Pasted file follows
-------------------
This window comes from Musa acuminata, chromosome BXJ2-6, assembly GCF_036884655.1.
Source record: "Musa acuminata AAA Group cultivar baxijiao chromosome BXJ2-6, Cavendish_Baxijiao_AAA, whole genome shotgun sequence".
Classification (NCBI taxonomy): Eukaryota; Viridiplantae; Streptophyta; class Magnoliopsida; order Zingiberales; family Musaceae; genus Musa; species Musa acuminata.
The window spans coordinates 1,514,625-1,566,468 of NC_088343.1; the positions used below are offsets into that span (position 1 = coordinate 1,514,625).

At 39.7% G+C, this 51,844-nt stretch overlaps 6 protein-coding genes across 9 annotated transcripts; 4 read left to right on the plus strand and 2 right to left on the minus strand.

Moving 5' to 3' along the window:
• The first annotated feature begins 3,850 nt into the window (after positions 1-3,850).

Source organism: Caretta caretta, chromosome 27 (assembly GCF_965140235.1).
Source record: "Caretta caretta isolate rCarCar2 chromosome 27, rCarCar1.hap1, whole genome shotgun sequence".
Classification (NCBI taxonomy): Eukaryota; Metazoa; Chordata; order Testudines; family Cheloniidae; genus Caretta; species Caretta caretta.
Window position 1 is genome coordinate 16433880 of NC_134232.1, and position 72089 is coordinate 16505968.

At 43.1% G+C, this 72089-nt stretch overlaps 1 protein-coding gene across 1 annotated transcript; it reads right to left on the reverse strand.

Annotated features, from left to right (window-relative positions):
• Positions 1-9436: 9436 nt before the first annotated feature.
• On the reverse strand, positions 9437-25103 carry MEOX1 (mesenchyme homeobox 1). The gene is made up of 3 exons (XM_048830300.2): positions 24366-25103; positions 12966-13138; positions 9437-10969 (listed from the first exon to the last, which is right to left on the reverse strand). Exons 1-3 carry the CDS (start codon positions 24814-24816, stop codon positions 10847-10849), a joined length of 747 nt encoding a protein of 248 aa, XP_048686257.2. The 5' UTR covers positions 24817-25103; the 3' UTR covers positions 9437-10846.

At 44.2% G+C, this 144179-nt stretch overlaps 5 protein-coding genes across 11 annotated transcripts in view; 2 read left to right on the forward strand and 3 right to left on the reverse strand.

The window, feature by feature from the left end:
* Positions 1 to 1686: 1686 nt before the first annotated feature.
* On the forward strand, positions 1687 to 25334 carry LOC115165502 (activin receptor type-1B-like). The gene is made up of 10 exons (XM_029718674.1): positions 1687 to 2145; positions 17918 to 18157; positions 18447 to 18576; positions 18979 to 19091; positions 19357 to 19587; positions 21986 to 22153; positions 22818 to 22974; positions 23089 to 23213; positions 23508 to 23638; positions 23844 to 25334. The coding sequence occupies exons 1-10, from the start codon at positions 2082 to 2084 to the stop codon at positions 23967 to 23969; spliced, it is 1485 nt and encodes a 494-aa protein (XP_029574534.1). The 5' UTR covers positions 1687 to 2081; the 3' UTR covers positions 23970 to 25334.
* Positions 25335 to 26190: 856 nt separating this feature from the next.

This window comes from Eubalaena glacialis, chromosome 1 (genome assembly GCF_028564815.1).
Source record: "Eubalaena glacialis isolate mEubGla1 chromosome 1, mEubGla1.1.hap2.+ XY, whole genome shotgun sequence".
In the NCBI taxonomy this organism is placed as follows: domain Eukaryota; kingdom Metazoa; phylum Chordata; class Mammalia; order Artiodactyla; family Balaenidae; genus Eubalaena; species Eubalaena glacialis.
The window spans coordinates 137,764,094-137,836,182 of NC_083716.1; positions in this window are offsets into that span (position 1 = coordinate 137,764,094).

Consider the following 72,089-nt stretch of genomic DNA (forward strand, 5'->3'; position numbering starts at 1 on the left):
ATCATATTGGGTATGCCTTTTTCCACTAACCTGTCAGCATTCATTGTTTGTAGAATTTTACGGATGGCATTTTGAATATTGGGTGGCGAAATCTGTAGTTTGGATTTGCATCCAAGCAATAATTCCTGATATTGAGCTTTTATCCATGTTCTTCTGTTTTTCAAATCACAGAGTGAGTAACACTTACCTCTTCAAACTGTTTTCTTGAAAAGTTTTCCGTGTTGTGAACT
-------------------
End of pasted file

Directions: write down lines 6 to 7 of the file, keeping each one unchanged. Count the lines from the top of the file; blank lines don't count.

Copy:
Moving 5' to 3' along the window:
• The first annotated feature begins 3,850 nt into the window (after positions 1-3,850).